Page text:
I know that this is a very strange image to put up at the moment…
But is a bit like gathering the washing off the line to start a-new…
Well it isn’t washing it is cloth that has been stapled to trees for the last 6 months for my new exhibition in May called… YUGEN… more about that closer to the time.
What I have been gathering is a sense of great awareness of emotional response to many things that are too deep and mysterious for words…
The International Art Textile Biennale 2023, which opened last Friday at
East Gippsland Art Gallery in Bairnsdale was one of those phenomenal emotional responses that came when I saw all the remarkable works that were selected from 10 countries, including Australia.
Standing in the gallery surrounded by such power of cloth and fibre, it moved me to tears that awakened many inner thoughts and feelings.
Then to hear the stories from the artists that were able to be at the opening event… made me much more aware that we use this medium to evoke strong emotional feelings.
These talks will be here very soon…. https://www.fibrearts.net.au/biennale.html
There is also this…. https://www.fibrearts.net.au/iatb23-directory.html all the selected works and artist statements.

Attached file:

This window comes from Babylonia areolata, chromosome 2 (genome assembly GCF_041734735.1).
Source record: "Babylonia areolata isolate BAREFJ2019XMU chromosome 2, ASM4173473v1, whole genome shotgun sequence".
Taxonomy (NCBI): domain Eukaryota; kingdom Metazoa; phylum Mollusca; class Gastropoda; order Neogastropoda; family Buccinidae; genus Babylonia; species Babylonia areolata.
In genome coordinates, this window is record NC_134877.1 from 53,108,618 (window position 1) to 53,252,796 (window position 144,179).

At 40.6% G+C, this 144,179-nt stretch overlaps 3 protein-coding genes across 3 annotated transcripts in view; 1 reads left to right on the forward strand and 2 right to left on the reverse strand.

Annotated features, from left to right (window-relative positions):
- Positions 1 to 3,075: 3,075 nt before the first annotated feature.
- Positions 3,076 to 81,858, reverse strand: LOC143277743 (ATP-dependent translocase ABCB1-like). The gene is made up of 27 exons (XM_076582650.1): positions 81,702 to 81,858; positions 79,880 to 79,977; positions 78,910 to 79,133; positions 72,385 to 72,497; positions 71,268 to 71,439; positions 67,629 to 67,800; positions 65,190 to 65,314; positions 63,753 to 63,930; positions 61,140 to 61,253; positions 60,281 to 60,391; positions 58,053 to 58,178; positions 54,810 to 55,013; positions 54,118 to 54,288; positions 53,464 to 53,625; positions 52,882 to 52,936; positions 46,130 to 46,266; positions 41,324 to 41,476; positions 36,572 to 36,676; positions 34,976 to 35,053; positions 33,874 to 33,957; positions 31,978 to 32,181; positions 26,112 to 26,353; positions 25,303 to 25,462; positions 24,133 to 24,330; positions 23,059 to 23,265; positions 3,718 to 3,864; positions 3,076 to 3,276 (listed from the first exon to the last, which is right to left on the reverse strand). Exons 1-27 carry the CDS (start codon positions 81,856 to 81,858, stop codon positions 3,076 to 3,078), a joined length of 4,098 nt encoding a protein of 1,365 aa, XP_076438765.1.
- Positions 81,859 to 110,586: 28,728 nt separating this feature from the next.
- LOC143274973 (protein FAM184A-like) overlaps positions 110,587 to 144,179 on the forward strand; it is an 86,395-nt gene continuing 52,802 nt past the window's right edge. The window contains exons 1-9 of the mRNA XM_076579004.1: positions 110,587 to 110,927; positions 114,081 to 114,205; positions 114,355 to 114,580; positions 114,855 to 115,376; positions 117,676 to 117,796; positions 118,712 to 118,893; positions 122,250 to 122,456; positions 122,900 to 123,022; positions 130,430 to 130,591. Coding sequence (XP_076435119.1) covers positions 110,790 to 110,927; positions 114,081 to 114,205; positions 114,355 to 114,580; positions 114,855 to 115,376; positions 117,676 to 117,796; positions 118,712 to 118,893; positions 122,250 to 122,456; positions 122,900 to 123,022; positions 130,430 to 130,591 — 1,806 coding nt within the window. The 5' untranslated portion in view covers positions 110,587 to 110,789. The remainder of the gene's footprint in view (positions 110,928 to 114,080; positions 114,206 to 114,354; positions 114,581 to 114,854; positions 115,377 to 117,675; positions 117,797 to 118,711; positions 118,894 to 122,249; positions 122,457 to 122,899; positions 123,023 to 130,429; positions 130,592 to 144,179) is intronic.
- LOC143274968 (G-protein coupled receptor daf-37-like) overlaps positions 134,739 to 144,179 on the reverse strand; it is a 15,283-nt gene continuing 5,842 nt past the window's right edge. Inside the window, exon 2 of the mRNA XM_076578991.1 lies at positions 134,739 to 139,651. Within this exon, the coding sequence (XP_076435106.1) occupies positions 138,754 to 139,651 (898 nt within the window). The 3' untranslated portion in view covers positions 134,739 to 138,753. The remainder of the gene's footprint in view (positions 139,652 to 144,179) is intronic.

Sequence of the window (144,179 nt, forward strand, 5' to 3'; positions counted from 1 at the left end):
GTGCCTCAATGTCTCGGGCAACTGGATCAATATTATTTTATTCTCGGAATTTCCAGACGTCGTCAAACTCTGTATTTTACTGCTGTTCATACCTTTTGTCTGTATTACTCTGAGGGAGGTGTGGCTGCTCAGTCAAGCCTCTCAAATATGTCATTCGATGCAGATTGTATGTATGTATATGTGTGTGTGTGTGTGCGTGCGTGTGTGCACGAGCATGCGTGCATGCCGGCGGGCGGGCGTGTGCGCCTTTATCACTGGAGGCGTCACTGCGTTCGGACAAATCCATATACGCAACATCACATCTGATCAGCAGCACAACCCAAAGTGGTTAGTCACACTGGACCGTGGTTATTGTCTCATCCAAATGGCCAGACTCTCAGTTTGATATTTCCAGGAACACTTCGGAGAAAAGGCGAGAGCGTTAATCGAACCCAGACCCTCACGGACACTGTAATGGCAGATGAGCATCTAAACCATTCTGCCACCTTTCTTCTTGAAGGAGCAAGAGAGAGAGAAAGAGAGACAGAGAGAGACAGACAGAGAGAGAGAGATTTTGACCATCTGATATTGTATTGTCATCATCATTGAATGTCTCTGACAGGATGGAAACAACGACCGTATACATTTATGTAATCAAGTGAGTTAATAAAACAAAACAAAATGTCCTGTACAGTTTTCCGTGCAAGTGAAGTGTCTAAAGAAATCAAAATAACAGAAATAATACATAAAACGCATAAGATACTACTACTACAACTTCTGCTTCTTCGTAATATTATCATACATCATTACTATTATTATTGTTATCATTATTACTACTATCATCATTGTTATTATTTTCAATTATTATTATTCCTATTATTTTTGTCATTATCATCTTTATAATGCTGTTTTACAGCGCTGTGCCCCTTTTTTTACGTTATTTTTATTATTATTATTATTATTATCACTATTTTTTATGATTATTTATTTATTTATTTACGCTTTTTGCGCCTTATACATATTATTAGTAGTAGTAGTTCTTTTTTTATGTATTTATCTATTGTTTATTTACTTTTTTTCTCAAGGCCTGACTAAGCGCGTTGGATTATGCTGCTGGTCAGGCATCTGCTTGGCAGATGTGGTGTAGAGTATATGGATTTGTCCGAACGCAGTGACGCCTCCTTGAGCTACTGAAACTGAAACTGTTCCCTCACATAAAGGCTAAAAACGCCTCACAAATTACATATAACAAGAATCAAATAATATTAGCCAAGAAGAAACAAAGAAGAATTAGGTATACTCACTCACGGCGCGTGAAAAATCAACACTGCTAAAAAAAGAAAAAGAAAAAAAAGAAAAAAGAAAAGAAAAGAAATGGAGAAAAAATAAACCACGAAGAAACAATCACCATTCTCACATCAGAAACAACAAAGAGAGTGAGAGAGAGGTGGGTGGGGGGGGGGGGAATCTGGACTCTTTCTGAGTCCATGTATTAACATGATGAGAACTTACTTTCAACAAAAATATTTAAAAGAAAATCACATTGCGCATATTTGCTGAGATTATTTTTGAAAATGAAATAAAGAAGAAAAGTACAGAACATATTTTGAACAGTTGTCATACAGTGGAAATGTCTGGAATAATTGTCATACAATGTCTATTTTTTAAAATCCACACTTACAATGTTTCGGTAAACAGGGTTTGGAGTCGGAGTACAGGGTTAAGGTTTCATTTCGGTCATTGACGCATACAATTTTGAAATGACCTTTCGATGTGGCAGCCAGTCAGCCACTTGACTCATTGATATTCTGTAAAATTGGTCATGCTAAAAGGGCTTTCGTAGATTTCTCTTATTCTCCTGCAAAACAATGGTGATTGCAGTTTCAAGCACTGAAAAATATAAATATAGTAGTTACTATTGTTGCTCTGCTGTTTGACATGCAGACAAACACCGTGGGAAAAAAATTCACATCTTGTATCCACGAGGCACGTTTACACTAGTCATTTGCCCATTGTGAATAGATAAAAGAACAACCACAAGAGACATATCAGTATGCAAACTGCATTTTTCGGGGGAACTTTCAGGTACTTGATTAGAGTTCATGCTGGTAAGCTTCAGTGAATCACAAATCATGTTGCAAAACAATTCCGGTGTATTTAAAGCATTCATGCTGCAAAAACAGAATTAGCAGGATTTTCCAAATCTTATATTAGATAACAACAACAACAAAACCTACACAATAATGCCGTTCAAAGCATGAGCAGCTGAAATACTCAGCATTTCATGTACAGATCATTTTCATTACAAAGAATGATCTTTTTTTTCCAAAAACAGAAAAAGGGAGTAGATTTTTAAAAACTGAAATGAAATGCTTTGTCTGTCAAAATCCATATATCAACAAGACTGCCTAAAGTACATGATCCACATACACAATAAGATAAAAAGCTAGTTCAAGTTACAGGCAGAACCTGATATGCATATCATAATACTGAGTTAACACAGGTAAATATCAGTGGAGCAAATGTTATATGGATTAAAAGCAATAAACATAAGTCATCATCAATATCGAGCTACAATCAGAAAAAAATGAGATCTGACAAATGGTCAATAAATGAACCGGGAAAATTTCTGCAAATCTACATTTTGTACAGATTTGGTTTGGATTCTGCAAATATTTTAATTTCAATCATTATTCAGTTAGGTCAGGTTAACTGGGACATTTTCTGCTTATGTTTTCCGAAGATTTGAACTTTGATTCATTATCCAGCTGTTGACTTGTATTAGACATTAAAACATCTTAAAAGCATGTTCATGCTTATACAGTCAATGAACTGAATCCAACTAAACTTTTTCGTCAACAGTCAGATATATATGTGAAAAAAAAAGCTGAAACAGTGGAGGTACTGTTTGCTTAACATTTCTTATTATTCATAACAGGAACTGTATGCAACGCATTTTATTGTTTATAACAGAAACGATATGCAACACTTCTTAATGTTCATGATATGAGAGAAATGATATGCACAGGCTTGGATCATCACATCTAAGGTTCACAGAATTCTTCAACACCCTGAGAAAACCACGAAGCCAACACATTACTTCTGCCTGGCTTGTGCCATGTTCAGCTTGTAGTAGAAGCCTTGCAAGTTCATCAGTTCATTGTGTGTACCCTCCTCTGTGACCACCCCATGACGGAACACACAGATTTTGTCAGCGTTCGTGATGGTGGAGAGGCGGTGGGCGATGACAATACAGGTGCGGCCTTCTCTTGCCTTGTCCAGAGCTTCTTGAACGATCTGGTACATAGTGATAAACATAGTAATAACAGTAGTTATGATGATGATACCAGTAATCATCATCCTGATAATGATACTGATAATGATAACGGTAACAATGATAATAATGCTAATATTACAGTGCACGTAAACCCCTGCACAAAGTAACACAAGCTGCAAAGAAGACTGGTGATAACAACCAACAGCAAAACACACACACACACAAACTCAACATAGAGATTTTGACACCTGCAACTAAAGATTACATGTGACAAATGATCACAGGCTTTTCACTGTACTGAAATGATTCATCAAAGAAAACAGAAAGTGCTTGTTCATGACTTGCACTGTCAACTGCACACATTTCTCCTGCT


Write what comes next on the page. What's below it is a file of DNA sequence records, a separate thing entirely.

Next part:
There is a sense that that Fibre Arts Australia is on the right track when you read and hear from the peers of Art Textiles… like what SUE WOOD said in her opening speech about her selection of the Major Award and the feelings that she had …
It is an honour and privilege to be part of this wonderful project. Congratulations to Glenys Mann and Fibre Arts Australia for their vision in establishing the International Art Textile Biennale and to East Gippsland Art Gallery for supporting that vision. So many exciting arts initiatives originate in regional centres, perhaps because we are so willing to take risks. It is also great to see the number of venues the Biennale will travel to. This is a wonderful opportunity to showcase art textiles to a broad audience.
It is a significant achievement to establish a competition and exhibition that attracts entries from across Australia and around the globe. As someone who’s been involved in the Australian textile community for a long time there’s something extremely satisfying about seeing international artists submitting and sending work to an Australian exhibition. For so long it’s been the other way around.
The artists in this show use textile materials, processes, and sensibilities to explore a range of contemporary concerns, both personal and political. The works engage with questions of social justice, environmental concerns, the challenges of living in an increasingly fractured and unstable world. Nothing is off limits. For a maker, the medium of textiles offers unlimited opportunities for expression: colour, texture, multiple ways of working. I think you can see the pleasures of making in the works around you. But there’s another reason to use the textiles. They are central to the human experience. We all experience textiles in one form or another every day of our life. This familiarity is a reason why the medium has been sidelined in the past. But it is also a strength. It means that layers of meaning can be embedded in a textile work for the discerning viewer to uncover. Textiles seduce the viewer, drawing them in and inviting them to contemplate and respond to complex and challenging ideas. And that’s what the works in this exhibition do.